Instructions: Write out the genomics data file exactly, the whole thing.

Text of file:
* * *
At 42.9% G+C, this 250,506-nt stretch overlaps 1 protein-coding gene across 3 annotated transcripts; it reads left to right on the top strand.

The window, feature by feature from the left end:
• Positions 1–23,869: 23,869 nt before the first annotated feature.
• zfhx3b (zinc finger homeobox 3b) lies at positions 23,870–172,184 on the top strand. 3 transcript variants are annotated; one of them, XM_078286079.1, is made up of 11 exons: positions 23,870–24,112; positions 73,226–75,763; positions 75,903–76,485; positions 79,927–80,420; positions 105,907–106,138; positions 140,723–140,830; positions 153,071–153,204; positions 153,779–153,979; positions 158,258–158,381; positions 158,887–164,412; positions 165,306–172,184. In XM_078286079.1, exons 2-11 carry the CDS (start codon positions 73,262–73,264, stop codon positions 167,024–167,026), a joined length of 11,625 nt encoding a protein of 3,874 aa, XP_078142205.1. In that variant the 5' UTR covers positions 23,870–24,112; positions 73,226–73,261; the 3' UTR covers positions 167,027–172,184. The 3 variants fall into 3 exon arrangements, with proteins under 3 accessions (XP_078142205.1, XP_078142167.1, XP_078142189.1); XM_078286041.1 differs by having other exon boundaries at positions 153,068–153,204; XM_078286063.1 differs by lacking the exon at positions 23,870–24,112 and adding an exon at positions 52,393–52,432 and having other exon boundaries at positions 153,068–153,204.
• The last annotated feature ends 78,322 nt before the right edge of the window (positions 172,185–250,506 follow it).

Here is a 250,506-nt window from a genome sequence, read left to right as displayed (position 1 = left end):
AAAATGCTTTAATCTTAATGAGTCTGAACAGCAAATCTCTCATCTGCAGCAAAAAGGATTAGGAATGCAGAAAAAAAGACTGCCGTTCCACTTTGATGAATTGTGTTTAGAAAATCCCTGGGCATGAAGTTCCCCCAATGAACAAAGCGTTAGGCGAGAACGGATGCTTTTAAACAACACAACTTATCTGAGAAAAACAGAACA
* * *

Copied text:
At 42.9% G+C, this 250,506-nt stretch overlaps 1 protein-coding gene across 3 annotated transcripts; it reads left to right on the top strand.

The window, feature by feature from the left end:
• Positions 1–23,869: 23,869 nt before the first annotated feature.
• zfhx3b (zinc finger homeobox 3b) lies at positions 23,870–172,184 on the top strand. 3 transcript variants are annotated; one of them, XM_078286079.1, is made up of 11 exons: positions 23,870–24,112; positions 73,226–75,763; positions 75,903–76,485; positions 79,927–80,420; positions 105,907–106,138; positions 140,723–140,830; positions 153,071–153,204; positions 153,779–153,979; positions 158,258–158,381; positions 158,887–164,412; positions 165,306–172,184. In XM_078286079.1, exons 2-11 carry the CDS (start codon positions 73,262–73,264, stop codon positions 167,024–167,026), a joined length of 11,625 nt encoding a protein of 3,874 aa, XP_078142205.1. In that variant the 5' UTR covers positions 23,870–24,112; positions 73,226–73,261; the 3' UTR covers positions 167,027–172,184. The 3 variants fall into 3 exon arrangements, with proteins under 3 accessions (XP_078142205.1, XP_078142167.1, XP_078142189.1); XM_078286041.1 differs by having other exon boundaries at positions 153,068–153,204; XM_078286063.1 differs by lacking the exon at positions 23,870–24,112 and adding an exon at positions 52,393–52,432 and having other exon boundaries at positions 153,068–153,204.
• The last annotated feature ends 78,322 nt before the right edge of the window (positions 172,185–250,506 follow it).

Here is a 250,506-nt window from a genome sequence, read left to right as displayed (position 1 = left end):
AAAATGCTTTAATCTTAATGAGTCTGAACAGCAAATCTCTCATCTGCAGCAAAAAGGATTAGGAATGCAGAAAAAAAGACTGCCGTTCCACTTTGATGAATTGTGTTTAGAAAATCCCTGGGCATGAAGTTCCCCCAATGAACAAAGCGTTAGGCGAGAACGGATGCTTTTAAACAACACAACTTATCTGAGAAAAACAGAACA